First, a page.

BBC presenter Terry Wogan dies at 77
In this Nov. 6, 2008 file photo, Terry Wogan poses with Pudsey Bear, the mascot of the charity Children in Need in London. (Yui Mok/PA via AP)
Jill Lawless, The Associated Press
Published Monday, February 1, 2016 11:03AM EST
LONDON -- Terry Wogan, whose warm Irish brogue and sly, gentle humour made him a star of British television and radio for decades, has died. He was 77.
Wogan died Sunday surrounded by his loved ones "after a short but brave battle with cancer," his family said in a statement.
The disc jockey and presenter was a staple of British broadcasting, best known for his long-running BBC radio morning show "Wake Up To Wogan," his annual hosting duties for Britain's coverage of the Eurovision Song Contest and his longstanding association with the Children in Need telethon.
Born in Limerick, Ireland in 1938, Wogan began his broadcasting career on Irish network RTE before moving to the U.K. and the BBC, for whom he hosted quiz programs, game shows and a 1980s television talk show.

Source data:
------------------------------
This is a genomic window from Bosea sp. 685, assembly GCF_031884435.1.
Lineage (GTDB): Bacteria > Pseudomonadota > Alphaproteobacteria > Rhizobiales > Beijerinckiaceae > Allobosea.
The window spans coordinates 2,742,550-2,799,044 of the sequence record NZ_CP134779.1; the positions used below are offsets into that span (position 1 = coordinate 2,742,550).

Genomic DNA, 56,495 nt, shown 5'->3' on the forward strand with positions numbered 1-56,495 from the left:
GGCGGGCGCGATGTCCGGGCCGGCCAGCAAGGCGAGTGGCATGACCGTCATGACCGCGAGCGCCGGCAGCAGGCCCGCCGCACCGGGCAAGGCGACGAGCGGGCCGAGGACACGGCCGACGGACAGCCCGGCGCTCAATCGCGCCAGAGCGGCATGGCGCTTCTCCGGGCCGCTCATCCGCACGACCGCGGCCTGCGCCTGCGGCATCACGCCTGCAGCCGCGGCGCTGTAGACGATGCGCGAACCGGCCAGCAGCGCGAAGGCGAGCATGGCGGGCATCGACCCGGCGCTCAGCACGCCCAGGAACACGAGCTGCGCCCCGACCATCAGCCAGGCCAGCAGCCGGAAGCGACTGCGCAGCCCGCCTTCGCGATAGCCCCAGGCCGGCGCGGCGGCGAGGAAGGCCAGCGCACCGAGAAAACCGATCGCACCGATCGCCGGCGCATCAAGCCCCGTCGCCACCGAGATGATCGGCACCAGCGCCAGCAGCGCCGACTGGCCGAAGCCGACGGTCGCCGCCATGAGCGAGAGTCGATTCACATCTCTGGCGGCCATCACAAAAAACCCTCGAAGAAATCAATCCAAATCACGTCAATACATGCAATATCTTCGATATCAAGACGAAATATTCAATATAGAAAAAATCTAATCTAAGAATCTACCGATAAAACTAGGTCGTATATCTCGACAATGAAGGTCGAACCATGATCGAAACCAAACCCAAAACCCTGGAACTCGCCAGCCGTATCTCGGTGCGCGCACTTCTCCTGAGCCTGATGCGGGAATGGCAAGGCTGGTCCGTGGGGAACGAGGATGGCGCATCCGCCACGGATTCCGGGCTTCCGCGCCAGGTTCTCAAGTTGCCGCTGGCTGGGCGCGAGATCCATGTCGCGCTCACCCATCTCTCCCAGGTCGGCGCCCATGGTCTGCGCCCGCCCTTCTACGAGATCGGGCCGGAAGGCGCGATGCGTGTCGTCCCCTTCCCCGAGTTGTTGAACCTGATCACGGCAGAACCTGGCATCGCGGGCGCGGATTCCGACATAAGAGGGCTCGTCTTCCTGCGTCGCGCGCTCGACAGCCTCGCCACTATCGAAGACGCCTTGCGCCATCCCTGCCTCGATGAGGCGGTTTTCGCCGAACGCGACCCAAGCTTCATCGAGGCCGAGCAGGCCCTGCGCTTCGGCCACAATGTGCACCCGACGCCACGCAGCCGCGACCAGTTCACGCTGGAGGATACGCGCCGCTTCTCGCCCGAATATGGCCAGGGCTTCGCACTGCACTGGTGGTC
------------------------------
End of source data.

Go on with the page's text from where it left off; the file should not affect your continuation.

His strengths were a deep, buttery voice, dollops of Irish charm and a wry sense of humour. His Eurovision commentary affectionately mocked the kitsch pop music competition, at which Britain generally fared badly.
He hosted "Wake Up To Wogan" between 1972 and 2009 -- with a break from 1984 to 1993 -- and made the show the most popular on British radio, with 8 million listeners. Wogan called his fans TOGS, for "Terry's Old Geezers or Gals."
Prime Minister David Cameron said "Britain has lost a huge talent -- someone millions came to feel was their own special friend."
Irish Prime Minister Enda Kenny said "Wogan occupied a special place in British listeners' hearts and he acted in no small way as a bridge between Ireland and Britain."
Former CNN talk-show host Piers Morgan tweeted that Wogan was a rare broadcaster to excel on both radio and television: "A legend of all airwaves."
Fellow BBC broadcaster Jeremy Vine said someone once asked Wogan how many listeners he had. Wogan replied: "'Only one."'
"And it was this approach that made him one of the greatest broadcasters this country has ever seen," Vine said. "He only ever spoke to one person."
Wogan, who had joint Irish and British citizenship, was knighted by Queen Elizabeth II in 2005. He is survived by his wife, two sons and a daughter.